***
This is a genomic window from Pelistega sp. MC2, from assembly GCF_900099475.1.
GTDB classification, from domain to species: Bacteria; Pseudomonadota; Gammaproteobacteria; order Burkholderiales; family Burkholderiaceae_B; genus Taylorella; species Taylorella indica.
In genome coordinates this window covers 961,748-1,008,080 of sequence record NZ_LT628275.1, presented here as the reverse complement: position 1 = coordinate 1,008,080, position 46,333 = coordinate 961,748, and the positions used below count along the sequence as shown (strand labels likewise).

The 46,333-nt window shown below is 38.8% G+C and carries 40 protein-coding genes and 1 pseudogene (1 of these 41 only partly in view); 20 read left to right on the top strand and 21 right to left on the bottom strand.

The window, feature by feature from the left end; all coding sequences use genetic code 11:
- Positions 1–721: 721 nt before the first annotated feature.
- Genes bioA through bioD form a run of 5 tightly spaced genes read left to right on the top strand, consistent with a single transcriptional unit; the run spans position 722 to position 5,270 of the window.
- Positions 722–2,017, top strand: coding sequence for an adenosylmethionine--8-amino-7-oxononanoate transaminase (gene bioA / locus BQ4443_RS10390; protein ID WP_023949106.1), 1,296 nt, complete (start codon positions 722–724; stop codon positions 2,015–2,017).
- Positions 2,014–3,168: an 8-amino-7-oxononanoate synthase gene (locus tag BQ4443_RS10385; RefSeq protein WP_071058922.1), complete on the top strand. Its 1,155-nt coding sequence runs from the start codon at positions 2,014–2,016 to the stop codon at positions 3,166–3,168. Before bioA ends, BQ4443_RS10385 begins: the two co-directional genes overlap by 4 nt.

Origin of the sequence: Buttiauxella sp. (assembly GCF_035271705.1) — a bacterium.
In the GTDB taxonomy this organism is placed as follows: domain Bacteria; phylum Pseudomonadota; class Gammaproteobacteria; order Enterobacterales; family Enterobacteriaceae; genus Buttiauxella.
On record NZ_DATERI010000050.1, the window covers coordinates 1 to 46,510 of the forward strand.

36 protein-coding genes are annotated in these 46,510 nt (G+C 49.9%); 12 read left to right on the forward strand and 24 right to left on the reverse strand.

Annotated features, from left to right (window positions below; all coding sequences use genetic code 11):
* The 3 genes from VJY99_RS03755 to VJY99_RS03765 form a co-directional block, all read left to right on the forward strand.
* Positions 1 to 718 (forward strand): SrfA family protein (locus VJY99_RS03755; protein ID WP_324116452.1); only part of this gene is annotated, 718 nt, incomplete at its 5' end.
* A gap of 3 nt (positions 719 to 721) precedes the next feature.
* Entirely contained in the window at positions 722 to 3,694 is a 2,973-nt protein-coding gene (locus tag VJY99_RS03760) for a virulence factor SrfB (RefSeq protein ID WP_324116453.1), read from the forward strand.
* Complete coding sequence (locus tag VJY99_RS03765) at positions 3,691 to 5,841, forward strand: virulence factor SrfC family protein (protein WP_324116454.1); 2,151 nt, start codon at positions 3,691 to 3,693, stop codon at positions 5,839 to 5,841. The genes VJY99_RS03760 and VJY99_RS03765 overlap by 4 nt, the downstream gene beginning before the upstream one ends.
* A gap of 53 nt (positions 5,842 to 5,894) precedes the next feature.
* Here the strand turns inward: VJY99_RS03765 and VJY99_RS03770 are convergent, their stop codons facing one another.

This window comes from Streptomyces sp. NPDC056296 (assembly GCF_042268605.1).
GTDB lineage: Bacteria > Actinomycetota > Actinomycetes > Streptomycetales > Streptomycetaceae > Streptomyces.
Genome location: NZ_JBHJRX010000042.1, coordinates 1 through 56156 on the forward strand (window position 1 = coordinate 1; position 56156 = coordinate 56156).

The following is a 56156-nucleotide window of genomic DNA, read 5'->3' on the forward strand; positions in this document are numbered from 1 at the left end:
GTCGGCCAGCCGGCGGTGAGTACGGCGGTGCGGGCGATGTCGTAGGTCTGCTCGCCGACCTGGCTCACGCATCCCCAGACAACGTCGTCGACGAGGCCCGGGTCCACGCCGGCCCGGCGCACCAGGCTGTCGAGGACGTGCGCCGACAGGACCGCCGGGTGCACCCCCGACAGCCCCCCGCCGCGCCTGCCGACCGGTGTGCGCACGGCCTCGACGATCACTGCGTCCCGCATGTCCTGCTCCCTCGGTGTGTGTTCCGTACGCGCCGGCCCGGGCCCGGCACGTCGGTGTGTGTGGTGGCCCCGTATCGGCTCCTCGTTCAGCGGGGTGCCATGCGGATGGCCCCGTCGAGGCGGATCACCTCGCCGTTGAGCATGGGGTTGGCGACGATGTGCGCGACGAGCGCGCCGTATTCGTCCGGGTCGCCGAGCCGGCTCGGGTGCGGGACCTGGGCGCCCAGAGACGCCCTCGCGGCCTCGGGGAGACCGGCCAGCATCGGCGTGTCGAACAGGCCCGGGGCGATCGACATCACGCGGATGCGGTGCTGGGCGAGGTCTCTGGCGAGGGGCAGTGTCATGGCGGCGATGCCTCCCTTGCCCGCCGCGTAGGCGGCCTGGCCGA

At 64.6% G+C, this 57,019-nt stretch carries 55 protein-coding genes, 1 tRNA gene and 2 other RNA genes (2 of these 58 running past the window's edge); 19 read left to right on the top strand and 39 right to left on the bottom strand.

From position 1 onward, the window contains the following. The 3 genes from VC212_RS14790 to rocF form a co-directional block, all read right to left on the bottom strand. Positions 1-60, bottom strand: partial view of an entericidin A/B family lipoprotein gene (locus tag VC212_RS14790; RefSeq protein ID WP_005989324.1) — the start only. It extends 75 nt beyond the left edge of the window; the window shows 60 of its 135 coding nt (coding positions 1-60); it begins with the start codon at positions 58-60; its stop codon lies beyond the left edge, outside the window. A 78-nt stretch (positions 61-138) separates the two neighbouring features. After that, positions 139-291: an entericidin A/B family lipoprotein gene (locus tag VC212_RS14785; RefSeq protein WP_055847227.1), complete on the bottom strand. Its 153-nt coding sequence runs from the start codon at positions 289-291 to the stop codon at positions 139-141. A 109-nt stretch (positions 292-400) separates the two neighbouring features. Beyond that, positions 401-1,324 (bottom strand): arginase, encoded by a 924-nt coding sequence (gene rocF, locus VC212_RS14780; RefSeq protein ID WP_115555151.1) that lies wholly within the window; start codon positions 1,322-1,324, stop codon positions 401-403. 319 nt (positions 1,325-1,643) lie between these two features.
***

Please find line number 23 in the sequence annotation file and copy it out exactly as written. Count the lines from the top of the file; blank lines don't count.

GTDB lineage: Bacteria > Actinomycetota > Actinomycetes > Streptomycetales > Streptomycetaceae > Streptomyces.